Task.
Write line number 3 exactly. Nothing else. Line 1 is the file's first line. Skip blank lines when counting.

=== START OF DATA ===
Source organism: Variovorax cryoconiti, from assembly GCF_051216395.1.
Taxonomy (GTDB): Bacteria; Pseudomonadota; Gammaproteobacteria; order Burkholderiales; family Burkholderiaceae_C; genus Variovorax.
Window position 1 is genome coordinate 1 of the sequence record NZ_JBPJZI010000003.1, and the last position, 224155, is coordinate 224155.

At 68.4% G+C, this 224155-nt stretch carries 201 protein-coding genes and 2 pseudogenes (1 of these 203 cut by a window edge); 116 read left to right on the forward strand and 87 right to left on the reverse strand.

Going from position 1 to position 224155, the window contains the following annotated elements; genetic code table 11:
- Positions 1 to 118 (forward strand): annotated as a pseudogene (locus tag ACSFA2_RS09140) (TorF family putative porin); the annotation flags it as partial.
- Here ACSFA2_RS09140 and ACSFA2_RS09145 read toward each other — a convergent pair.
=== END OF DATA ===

Window position 1 is genome coordinate 1 of the sequence record NZ_JBPJZI010000003.1, and the last position, 224155, is coordinate 224155.